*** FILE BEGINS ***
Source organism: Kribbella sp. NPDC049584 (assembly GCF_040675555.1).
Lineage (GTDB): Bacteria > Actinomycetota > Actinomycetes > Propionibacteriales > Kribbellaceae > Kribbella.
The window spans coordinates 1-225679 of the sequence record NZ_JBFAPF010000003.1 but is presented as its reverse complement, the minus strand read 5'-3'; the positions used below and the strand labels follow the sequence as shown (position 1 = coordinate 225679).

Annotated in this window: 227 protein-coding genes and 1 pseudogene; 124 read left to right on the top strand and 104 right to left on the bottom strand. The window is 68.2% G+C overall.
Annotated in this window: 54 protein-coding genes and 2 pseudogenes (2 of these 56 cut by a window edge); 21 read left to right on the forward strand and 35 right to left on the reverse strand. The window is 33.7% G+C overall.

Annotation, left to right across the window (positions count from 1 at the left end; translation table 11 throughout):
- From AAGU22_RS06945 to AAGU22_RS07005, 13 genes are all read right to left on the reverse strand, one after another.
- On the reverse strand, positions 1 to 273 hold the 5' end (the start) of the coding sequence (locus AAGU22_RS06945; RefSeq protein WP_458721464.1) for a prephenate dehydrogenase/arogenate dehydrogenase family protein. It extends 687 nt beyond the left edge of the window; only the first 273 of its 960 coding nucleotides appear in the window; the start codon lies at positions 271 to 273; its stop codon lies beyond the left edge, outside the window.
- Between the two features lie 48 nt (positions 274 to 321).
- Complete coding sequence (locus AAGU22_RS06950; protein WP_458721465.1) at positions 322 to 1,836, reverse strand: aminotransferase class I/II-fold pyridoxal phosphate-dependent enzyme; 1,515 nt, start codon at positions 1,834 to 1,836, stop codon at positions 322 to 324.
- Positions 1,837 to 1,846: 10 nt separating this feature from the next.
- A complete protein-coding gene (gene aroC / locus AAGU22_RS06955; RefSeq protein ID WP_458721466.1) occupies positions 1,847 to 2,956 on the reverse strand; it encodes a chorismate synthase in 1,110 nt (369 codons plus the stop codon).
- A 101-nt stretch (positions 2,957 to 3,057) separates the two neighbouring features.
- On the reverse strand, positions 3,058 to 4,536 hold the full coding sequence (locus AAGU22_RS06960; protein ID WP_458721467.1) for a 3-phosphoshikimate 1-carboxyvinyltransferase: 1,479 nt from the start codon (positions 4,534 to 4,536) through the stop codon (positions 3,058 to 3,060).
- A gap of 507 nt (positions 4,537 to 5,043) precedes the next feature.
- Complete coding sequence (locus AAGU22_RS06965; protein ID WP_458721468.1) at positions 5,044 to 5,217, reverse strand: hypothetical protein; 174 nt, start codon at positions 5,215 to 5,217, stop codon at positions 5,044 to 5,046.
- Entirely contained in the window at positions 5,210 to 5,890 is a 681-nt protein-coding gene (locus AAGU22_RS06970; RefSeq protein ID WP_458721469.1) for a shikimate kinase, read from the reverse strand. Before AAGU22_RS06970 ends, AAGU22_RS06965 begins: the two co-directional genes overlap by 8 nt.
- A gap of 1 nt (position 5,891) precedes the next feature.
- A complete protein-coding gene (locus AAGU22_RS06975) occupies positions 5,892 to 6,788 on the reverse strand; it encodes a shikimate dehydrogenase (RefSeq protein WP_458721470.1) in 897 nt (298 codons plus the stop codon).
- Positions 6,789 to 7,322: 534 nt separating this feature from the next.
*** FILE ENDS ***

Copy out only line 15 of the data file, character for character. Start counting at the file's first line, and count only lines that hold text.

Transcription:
- A gap of 507 nt (positions 4,537 to 5,043) precedes the next feature.